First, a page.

Until relatively recently, AMD was a definite force on the Top500 list of supercomputers, especially once its Opteron managed to eek its way into around 108 systems on the list back in 2007, giving Intel a run for its x86-64 money.
The last couple of bi-annual Top500 lists, however, show that Opteron share declining, despite what the company’s GM of the Server Business Unit, Andrew Feldman, calls superior technology, particularly on the APU, interconnect and power efficiency fronts.
To highlight the changes, we took a look at the Opteron share of the Top500 list based on each June’s numbers since after AMD announced it in 2003. As you can see below, they clearly peaked in 2008 and are on the downslide, especially when compared to Intel’s 80% slice of the Top500 pie in 2013.
The graphic below, which is based on all Opteron generations, shows a definite high point, but with Xeon Phi thrown into the mix and some new innovations on the performance front from NVIDIA, and the potential for some strong ARM-ing, it’s hard to foretell just how steep the next step down will be if we refresh this graph in November following the next list.
Remember too, that it’s only so comprehensive since it doesn’t take flops or different systems into account–and recall that there’s a small Cray component here since several systems got a round of new Opterons–but of course, that’s not going to be the case since the XC30 is Intel-only. The point is, there is downward trend.
During a conversation this week with Feldman, we asked quite frankly how invested AMD is in the HPC market–a question we’d hoped to ask in person at ISC but AMD didn’t have a direct presence for the first time in years. While he admitted that HPC is a thin slice of their overall business, it’s still an important one, and still the target for further development on their APU, especially since lucrative markets are demanding power-efficiency and performance.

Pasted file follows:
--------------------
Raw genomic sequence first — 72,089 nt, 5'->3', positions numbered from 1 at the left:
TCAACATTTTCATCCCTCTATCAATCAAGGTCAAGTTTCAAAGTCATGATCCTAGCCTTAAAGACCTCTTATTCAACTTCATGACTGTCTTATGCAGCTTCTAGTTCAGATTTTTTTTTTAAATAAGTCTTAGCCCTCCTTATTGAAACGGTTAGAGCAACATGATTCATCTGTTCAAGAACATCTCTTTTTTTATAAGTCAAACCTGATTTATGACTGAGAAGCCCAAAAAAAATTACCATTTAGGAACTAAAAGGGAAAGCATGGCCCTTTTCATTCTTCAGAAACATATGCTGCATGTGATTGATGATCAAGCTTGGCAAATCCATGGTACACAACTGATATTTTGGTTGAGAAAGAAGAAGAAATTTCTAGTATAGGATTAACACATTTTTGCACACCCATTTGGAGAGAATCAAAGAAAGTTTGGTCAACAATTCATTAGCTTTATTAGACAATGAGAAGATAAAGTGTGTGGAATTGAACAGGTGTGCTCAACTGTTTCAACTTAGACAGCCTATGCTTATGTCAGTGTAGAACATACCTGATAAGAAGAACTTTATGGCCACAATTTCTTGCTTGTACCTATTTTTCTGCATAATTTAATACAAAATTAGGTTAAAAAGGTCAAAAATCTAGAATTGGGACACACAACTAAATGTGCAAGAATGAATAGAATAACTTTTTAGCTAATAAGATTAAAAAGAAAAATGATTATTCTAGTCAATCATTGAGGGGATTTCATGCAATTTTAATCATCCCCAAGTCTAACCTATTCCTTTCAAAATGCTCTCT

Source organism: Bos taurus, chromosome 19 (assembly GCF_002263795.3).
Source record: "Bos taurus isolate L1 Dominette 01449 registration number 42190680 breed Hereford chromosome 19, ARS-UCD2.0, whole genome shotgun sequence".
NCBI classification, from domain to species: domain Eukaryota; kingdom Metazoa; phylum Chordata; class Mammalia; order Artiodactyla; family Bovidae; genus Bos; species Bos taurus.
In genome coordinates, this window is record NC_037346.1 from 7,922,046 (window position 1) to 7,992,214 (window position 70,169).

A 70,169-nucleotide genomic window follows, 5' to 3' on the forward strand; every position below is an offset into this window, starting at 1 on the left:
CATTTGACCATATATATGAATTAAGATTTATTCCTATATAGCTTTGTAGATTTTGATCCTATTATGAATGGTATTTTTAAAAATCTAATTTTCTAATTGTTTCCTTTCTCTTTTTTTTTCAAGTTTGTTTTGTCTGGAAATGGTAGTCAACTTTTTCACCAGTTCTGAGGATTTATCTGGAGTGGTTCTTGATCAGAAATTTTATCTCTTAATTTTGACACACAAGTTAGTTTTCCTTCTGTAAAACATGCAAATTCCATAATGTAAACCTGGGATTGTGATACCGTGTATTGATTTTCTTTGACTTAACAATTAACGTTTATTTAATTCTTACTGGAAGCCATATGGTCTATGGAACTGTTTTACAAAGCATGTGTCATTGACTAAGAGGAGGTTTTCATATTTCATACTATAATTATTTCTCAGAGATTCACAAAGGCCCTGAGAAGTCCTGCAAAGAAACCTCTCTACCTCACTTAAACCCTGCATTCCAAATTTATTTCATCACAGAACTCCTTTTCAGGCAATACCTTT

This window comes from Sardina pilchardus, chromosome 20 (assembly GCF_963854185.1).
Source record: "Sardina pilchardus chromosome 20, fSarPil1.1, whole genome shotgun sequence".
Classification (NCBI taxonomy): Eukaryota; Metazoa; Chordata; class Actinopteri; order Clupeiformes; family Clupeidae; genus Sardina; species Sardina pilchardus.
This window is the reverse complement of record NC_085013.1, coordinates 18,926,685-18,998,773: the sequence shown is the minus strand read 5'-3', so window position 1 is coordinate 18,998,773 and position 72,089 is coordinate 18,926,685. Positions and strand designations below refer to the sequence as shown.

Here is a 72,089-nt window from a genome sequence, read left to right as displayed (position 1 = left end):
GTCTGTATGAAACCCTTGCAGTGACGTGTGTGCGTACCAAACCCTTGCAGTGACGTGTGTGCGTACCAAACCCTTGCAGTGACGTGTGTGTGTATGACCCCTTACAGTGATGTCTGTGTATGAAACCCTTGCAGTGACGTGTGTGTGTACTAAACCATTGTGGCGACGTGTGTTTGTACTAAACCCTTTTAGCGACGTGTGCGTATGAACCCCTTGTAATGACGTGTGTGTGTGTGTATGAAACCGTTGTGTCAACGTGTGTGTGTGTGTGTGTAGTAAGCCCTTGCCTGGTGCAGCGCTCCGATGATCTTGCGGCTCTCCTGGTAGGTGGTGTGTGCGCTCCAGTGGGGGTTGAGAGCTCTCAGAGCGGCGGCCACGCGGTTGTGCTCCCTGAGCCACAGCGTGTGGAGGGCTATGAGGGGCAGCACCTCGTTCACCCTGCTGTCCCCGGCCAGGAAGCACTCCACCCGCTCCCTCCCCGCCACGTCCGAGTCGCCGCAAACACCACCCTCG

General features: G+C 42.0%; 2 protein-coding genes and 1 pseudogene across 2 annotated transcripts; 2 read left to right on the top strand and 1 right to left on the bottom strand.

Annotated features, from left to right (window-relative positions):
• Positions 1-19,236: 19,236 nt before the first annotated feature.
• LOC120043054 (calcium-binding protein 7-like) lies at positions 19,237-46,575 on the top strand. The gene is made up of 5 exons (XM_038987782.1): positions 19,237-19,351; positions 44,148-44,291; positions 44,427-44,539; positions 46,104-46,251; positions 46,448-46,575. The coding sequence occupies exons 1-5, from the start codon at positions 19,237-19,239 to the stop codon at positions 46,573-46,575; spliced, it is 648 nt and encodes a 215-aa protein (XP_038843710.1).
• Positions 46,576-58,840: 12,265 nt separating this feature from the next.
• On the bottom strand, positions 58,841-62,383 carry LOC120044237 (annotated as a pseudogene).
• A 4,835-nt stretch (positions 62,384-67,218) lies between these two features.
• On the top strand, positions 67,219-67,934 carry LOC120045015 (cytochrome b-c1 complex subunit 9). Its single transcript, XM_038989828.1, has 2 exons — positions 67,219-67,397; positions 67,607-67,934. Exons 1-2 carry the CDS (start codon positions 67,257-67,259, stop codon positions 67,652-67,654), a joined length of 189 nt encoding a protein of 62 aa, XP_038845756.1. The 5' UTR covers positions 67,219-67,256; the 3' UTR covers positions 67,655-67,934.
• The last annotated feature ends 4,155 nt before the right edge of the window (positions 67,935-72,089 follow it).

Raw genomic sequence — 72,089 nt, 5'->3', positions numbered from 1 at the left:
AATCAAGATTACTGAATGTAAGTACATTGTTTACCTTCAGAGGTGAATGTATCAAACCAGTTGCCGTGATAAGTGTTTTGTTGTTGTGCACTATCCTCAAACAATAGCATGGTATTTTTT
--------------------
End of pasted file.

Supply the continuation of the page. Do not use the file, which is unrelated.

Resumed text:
Feldman pointed to a few key areas where they’re focused on offering up HPC options. While academia and research were token mentions, the hot areas for their APU he said are in both oil and gas and government–the “three-letter agencies” to be exact.
“When we look at what industrial supercomputing users are looking for, it’s the ability to deliver more compute per dollar–and then more compute per watt. If you look at the Top500 or Green500, it’s not about the horsepower of each piece, it’s about how many pieces you can tie together, how you can break up the work, and do a placement algorithm.”
“if you think about every person being recorded at an airport, all the facial recognition work that’s being done, and even what came out recently about the NSA and its operation that’s where our APUs shine. The government is looking for power efficient architectures that offer the performance they need, Feldman says.
Pattern recognition, log analysis and other similar gather and hunt operations, however, seem to fall more in the field of large-scale data analysis as it’s being done on stripped-down hardware. In other words, this is an ideal fit for Hadoop, MapReduce and the slew of other new frameworks that have sprung up to tackle such problems.